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For advice to be accepted, the recipient needs to request it

Originally posted on The Horizons Tracker.

Receiving advice at work is something that we do tend to welcome, but only when we actively seek it out.  New research1 from Cambridge’s Judge Business School finds that no matter how well-intentioned, unsolicited advice does not fall on such receptive ground.

The study finds that when we solicit advice, we tend to ascribe personal motives to the people providing it.  This in turn tends to mean that we assume those offering unsolicited advice have ulterior motives.

Unwanted advice

The study, which involved around 900 workers, found that unsolicited advice was not favorably looked on even when offered by people we’re friendly with, or indeed when offered by people with high status in their social network.  In other words, if you’re offering unwanted advice, it doesn’t matter who you are, it’s not going to be well received.

“We were surprised to find that no variable we tested significantly reduced the negative attributions people associate with unsolicited advice,” the researchers say. “The variables we tested included whether the advice-giver and recipient were part of the same social group, whether the advice-giver gives advice to many others at work, and how the advice-giver brokers advice between disconnected others at work. These results show that distrust of unsolicited advice is remarkably robust, and that carries implications for the workplace and beyond.”

The researchers wanted to question the traditional notion that giving advice is something we don’t tend to do enough of in the workplace, not least because we’re so uneasy about actually asking for it.  It seems that blundering ahead with unsolicited advice is not the answer.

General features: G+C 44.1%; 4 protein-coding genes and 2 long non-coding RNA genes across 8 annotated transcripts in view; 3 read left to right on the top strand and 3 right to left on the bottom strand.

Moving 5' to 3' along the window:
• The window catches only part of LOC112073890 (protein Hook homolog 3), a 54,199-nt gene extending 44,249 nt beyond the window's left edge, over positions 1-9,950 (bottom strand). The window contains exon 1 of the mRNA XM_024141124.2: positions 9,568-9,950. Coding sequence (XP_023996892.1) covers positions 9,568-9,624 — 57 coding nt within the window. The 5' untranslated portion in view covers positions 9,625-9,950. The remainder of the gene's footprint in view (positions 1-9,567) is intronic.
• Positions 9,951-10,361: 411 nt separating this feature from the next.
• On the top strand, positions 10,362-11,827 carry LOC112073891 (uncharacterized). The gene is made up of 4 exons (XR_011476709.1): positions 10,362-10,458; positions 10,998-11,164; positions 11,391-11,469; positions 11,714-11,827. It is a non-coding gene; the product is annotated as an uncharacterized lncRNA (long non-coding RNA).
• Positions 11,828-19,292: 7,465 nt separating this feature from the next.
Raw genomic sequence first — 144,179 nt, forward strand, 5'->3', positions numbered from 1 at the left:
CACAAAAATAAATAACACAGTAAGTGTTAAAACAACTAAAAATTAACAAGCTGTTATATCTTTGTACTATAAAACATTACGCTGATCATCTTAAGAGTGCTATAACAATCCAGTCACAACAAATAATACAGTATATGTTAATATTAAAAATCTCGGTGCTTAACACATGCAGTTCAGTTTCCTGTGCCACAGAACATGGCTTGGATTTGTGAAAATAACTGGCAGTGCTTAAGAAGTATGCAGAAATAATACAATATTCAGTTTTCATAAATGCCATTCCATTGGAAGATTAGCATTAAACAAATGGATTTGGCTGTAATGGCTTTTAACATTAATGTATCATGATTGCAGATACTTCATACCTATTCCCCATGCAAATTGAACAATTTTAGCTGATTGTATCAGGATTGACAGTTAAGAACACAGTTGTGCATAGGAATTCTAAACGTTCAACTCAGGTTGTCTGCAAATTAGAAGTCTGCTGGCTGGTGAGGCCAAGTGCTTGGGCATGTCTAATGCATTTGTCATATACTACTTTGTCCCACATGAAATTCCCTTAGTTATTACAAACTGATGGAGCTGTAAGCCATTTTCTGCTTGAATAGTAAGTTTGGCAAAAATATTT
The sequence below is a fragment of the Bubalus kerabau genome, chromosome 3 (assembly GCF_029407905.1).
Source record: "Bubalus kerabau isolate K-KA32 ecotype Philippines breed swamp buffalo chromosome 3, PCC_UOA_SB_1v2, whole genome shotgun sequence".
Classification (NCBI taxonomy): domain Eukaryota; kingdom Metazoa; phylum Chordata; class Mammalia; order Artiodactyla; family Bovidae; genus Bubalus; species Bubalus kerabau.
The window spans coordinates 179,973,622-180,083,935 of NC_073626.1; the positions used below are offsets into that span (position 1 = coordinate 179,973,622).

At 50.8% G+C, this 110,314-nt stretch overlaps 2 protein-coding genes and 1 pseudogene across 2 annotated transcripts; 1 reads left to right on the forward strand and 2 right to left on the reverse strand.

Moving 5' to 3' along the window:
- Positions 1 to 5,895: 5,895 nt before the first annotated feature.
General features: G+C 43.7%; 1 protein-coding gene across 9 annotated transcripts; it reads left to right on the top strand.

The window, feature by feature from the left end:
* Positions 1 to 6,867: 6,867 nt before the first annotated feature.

“When employees receive solicited advice, the advisor’s reason for providing advice is clear – the recipient asked for it,” the authors explain. “In contrast, when employees receive unsolicited advice, the advisor’s motivation is more ambiguous, prompting recipients to think about why the advisor offered advice.”

While logically, sharing advice would be something that should be beneficial in the workplace as it aids the flow of knowledge throughout the organization, the reality is that it might not always be welcomed or appreciated.

“Organisational research has emphasized the benefits of advice sharing, which implies that unsolicited advice will be beneficial,” the researchers conclude. “Yet, it appears that Aesop was prescient in his remarks about how people react to unsolicited advice. Offering advice without being asked for it diminishes its value, even when it comes from close relations. Although our findings present a challenge to common views of advice as an informational resource, they echo the words of the fabled Greek storyteller – employees distrust unsolicited advice.”

Article source: For Advice To Be Accepted, The Recipient Needs To Request It.

Header image source: Amy Hirschi on Unsplash.


  1. Landis, B., Fisher, C. M., & Menges, J. I. (2021). How employees react to unsolicited and solicited advice in the workplace: Implications for using advice, learning, and performance. Journal of Applied Psychology.
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Adi Gaskell

I'm an old school liberal with a love of self organizing systems. I hold a masters degree in IT, specializing in artificial intelligence and enjoy exploring the edge of organizational behavior. I specialize in finding the many great things that are happening in the world, and helping organizations apply these changes to their own environments. I also blog for some of the biggest sites in the industry, including Forbes, Social Business News, Social Media Today and, whilst also covering the latest trends in the social business world on my own website. I have also delivered talks on the subject for the likes of the NUJ, the Guardian, Stevenage Bioscience and CMI, whilst also appearing on shows such as BBC Radio 5 Live and Calgary Today.

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